Change Resistors…Chapter 3
Previously, we discussed the Detractor, the Shield, the Holdback, and the Pacifist. In this final post of the series on people who resist change, we will explore the traits of the Fortuneteller. We will also briefly cover trust and some of the more drastic measures under the heading of “the Nuclear Option”.
The Fortuneteller knew your project was doomed to failure well before you did. He knew it wasn’t going to work, and reminds everyone of this with something that sounds like, “See, I told you so.” The Fortuneteller loves to be right. Unfortunately for you, when the Fortuneteller is right, you are suffering in an abyss of the status quo. The Fortuneteller may or may not have anything to contribute, but what they do have is the ear of their coworkers. The Fortuneteller’s crystal ball looks suspiciously like the water cooler or the coffee pot. While the Fortuneteller sounds a lot like the Detractor, the Fortuneteller talks to everyone but you.
Managing the Message
Fortunetellers are often your projects Marketing and PR departments, whether you want it or not. Whether or not the Fortuneteller contributes directly to the project, keep them involved with the progress of things. The temptation is to only tell him the good things that are happening, but this is a mistake. Keeping the Fortuneteller engaged and properly informed as a part of the group helps the cause in a few distinct ways:
- The Fortuneteller is less likely to use conjecture as a basis for water cooler conversation. You want them dealing in facts.
- When informed in a group setting, the Fortuneteller has a consistent story, since several people were in the room when the information came to light.
- Sharing the good, the bad, and the ugly prevent the Fortuneteller from thinking that there is a conspiracy afloat to paint a pretty picture.
- Finally, keeping the Fortuneteller in the loop makes him accountable to leadership for the story he tells when it diverges from the facts. This is also a healthy deterrent.
Facts and transparency are the antidote to negative press. To quote the movie Clear and Present Danger, “Don’t give them anywhere to go…there’s no use trying defuse a bomb when it’s already gone off”. If your Fortuneteller thrives on gossip, remove the gossip and replace it with fact. You should be in control of messaging for your project, but make sure the message is genuine.
The Nuclear Option(s)
Hopefully, your project will be successfully completed with minimal disruption. With any luck, your were able to navigate your way through the challenges of the Detractor, the Shield, the Holdback, the Pacifist, and the Fortuneteller. However, there are times when resistance to change is so great and the status quo so entrenched, it becomes necessary to take stronger action. This is where many leaders have difficulty due to the emotional nature of managing major behavior and attitude issues. This section will review some alternate courses of action that may be needed to break the occasional stalemate.
Contrary to popular belief, firing is not the only course of action when it comes to managing these issues. There are other choice available to you as a leader when working through difficult situations.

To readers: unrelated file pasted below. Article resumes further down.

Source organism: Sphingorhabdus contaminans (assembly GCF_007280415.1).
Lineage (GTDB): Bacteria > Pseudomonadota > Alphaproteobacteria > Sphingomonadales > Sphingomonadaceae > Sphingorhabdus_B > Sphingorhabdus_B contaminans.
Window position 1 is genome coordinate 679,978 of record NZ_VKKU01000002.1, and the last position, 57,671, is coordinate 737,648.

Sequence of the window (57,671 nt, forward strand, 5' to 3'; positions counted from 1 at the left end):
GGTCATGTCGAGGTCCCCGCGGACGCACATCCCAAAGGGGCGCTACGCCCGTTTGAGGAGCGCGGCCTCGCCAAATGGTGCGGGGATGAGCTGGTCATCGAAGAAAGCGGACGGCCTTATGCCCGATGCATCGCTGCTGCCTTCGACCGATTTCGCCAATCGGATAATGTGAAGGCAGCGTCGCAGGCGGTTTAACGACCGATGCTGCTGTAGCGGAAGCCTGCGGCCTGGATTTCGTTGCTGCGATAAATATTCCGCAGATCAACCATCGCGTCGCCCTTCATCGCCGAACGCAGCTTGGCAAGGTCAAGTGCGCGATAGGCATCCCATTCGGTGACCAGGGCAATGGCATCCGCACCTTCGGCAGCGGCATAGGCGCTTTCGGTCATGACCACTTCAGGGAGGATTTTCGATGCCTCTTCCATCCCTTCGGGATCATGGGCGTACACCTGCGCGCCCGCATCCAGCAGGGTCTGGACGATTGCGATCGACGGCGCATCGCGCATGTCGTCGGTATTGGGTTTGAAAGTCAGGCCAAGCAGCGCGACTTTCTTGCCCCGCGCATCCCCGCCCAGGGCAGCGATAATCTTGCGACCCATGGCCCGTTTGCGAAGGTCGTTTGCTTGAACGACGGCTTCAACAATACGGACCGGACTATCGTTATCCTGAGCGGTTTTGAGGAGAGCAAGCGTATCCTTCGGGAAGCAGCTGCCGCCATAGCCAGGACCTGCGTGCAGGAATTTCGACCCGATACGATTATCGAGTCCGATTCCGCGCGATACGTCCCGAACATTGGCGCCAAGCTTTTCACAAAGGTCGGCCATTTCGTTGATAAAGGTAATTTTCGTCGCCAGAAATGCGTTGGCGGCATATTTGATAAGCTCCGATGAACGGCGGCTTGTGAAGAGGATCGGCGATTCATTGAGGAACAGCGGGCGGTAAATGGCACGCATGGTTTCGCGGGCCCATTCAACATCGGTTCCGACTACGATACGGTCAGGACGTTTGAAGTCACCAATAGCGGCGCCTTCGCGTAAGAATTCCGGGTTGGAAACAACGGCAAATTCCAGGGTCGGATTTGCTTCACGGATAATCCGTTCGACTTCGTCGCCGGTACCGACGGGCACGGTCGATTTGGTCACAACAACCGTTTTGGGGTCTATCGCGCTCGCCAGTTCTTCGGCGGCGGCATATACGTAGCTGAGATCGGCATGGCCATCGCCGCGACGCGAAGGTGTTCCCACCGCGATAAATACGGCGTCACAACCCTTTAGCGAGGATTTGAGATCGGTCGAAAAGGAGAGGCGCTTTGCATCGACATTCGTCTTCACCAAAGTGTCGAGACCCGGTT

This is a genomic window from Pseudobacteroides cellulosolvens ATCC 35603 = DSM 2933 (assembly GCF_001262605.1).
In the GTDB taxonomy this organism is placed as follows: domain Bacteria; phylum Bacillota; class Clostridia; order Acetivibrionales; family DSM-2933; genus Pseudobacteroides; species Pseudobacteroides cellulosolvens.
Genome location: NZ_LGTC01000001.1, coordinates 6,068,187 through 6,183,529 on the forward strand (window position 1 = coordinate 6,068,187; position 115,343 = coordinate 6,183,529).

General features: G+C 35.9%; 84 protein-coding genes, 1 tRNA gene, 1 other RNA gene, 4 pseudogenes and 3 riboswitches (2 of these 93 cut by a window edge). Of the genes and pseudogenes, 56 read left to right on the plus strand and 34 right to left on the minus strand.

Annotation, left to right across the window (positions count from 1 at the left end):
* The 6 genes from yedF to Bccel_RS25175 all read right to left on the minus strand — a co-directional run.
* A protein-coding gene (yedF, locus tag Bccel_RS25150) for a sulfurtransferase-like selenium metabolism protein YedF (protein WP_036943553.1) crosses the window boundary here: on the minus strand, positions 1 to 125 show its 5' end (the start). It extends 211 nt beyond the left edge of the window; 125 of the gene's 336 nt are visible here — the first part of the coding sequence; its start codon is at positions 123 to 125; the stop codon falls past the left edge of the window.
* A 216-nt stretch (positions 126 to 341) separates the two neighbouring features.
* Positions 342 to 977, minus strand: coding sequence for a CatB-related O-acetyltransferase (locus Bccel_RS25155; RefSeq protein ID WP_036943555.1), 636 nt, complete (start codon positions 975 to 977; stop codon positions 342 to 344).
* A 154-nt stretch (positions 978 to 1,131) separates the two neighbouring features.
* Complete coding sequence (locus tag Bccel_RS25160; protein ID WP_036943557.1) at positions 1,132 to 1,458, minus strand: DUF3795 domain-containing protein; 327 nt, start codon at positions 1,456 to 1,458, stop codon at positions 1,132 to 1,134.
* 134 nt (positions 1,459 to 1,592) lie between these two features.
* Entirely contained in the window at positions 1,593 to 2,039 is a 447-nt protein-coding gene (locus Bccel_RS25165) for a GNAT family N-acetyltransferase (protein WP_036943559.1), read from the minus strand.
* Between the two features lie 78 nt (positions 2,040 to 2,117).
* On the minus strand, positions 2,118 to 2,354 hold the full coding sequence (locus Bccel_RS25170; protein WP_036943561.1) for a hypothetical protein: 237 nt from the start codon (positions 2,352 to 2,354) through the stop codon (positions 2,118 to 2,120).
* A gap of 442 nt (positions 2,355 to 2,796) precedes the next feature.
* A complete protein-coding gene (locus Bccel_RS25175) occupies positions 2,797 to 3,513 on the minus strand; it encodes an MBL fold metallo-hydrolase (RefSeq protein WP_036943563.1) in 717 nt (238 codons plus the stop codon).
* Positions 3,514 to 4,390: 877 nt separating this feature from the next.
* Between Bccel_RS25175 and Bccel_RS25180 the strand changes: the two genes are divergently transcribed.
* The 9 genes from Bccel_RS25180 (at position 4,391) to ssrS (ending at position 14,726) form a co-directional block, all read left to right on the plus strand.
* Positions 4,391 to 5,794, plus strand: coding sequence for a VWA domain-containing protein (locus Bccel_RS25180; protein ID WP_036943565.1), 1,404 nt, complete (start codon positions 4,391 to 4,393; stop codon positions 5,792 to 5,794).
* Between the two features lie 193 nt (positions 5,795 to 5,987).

Change of role
When the orange in your apple barrel is doing more harm than good and there is nothing more you can do to get them on board, it could be that they are simply misplaced in their role. It is not uncommon for a high producer to be mistakenly promoted into a leadership role. Consider working with the person to adapt his role into one that makes him happier and reduces the risk to your project.
I have found that in some cases, the orange is under-performing due to a gap in expectations. One method to cure this is to clearly document their current performance and behaviors, then document the desired performance and behaviors. The basis of this conversation sounds like “Here is where you are today, and here is where I need you to be for you to be an A player”.
There are times where you may feel that the orange could be saved if only he could get out of his own way. Toxic behavior rarely stems from something as simple as: “I really want my team to fail”. More often than not, insecurity or lack of understanding are at the core of the behavior. In these cases, spend time with the person and coach them. Help them understand how their behavior affects the team. Make it clear that you cannot tolerate these behaviors forever.
Once you have run through all of these options, if the toxicity is still a problem, then separation may be the only answer. If a team member has been through all of this and still cannot function as a productive member of the team, chances are they are not happy and you are most certainly not happy. There is no reason that the business relationship has to continue if both sides are unhappy. Consider an option giving them an longer runway, either through severance or a limited role. There is nothing wrong with exercising compassion during the separation process.
In conclusion, resistance to change is one of the hardest, but also most common issues in any major project. Good listening skills are a must if you hope to be successful in navigating these waters. There are no quick fixes, so it is always best to be proactive and respond to issues quickly. Do not let these issues fester and bring the whole team down. Eventually, with perseverance and fortitude, you will be successful dealing with these issues and keeping your project on track.